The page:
It seems that everyone who pays close enough attention to their finances audits their auto/homeowner’s insurance as well as compare credit cards to make sure they are getting the *best* deal out there, but no one talks about auditing their life insurance.

What Does Auditing One’s Life Insurance Look Like?

Just like everyone should know what their balance sheet looks like everyone should have an intimate knowledge of their protection coverage. I shudder every time I hear a friend or family member say, “I think I have $X but not too sure.” You aren’t sure? You don’t know how well or how poorly you protected your surviving spouse? you don’t know whether you have enough so that surviving spouse can pay off the house? Send the kids to college? Ridiculous and unacceptable.

Review Your Death Benefit

First thing is to take a quick look at your death benefit.  Make sure it is still adequate.  Did you suddenly increase your lifestyle or income? Maybe you need more.  Maybe you just finished paying off your home and you should have less.  Either way, you should know that number.

Another thing to consider is whether that number decreased without an active decision on your part.  If you have a variable life or an indexed universal life it is possible that your death benefit decreased just simply because the market didn’t perform up to projections.

Review Your Cash Values

If you are a fan of a permanent cash value, now is the time to take a look at your cash values.  How is the product performing? Is it performing exceptionally well compared to your other safe assets? If so, maybe it is time to try and shove additional money into it.  If it is not, maybe it is time to figure out why. Is the company performing well? If so, did they increase mortality expenses.  If not, maybe it is time to take your cash value (which is an asset) to another company via a 1035 exchange.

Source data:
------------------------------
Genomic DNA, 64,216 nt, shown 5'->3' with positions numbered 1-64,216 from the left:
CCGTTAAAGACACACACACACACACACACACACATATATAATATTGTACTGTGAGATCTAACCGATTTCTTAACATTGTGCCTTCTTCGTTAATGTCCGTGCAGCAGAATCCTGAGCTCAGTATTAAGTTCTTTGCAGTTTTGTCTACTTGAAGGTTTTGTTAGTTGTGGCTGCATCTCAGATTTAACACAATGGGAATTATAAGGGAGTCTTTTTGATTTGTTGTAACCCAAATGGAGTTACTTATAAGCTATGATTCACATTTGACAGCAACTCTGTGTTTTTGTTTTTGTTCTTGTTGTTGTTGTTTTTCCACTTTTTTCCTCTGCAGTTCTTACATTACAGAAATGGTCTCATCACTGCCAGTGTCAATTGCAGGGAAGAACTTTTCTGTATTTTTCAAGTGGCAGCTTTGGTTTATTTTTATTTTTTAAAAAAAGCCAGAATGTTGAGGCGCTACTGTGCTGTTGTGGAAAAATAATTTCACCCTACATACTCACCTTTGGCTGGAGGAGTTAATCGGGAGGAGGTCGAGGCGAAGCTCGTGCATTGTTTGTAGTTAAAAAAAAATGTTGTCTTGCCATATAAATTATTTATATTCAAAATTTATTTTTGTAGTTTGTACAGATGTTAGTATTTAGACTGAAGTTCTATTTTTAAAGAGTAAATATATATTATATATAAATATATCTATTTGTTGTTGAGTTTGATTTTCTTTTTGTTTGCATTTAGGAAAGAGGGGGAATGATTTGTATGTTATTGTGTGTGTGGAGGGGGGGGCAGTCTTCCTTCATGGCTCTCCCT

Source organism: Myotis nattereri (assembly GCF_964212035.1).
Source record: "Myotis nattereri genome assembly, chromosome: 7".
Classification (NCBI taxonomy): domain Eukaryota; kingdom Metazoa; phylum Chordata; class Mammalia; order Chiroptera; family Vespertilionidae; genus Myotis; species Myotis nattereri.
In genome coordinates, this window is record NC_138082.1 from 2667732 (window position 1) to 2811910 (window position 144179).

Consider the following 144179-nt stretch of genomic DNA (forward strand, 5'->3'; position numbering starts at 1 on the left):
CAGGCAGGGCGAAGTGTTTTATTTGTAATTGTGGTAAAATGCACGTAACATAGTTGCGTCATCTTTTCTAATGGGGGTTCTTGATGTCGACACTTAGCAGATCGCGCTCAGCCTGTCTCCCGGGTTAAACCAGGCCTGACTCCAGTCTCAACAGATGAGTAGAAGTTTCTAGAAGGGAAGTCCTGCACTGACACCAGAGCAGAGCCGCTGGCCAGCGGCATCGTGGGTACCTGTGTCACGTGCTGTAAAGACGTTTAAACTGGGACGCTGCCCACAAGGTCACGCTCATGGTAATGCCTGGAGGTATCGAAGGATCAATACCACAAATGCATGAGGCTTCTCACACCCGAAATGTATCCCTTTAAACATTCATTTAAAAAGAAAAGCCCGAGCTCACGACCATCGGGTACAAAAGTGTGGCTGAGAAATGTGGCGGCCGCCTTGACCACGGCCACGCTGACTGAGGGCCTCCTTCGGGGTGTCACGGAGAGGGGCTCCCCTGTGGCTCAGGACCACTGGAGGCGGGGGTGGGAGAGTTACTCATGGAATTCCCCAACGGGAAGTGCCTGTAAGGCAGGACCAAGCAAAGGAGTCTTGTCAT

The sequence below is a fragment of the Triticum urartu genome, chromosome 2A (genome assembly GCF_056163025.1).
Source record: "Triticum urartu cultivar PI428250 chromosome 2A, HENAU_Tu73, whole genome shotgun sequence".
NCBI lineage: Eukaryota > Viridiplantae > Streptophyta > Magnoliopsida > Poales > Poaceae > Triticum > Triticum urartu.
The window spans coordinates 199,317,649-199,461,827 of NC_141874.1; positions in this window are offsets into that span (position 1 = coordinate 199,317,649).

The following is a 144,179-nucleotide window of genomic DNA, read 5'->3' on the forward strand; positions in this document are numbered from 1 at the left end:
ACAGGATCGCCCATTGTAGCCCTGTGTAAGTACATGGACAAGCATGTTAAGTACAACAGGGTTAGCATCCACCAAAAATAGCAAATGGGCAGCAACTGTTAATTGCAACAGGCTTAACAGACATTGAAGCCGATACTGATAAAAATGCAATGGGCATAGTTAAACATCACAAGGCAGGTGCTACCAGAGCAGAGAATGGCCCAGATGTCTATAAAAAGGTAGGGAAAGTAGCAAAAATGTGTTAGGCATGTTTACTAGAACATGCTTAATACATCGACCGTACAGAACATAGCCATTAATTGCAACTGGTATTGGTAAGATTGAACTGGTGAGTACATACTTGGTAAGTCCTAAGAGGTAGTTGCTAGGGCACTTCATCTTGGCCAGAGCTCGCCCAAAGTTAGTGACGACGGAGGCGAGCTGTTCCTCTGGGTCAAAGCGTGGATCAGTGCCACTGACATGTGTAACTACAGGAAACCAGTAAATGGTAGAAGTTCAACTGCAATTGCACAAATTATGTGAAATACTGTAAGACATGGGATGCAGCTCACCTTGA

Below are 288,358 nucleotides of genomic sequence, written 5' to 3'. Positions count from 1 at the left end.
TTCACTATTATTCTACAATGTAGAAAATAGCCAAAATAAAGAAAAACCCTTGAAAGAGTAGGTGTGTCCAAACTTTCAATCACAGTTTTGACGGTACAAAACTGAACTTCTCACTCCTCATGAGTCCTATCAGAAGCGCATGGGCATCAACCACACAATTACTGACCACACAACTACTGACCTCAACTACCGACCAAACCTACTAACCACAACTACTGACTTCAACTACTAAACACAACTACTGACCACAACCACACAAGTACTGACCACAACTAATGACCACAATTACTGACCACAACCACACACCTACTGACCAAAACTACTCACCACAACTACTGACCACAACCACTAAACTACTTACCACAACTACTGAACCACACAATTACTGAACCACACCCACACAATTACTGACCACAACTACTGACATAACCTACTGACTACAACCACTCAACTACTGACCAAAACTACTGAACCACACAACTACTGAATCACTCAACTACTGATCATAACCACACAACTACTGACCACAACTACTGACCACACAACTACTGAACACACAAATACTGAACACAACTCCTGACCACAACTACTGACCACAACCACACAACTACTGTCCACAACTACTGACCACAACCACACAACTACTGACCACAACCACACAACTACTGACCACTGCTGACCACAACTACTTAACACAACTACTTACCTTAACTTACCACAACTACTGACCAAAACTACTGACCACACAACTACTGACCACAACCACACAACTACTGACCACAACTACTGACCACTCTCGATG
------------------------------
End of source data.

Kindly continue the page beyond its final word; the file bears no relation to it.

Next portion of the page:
Review Remaining Time Left on your Term Policy or VUL

It is shocking how many times a client’s file will come across my desk and they have zero clue that their 20 year term that they bought when they were 25 is about to expire and now they have type 2 diabetes and love smoking.  There may be a way to salvage that policy before the premiums just 200% in the 21st year.

Similarly, most variable universal life insurance policies sold in the 80s will illustrate a crash scenario if premiums are kept steady and we remain in a low interest rate environment.  You, as an owner of that asset, should understand those scenarios when your asset may just go to zero.

 

Your life insurance is an important part of being a responsible adult treat it as such!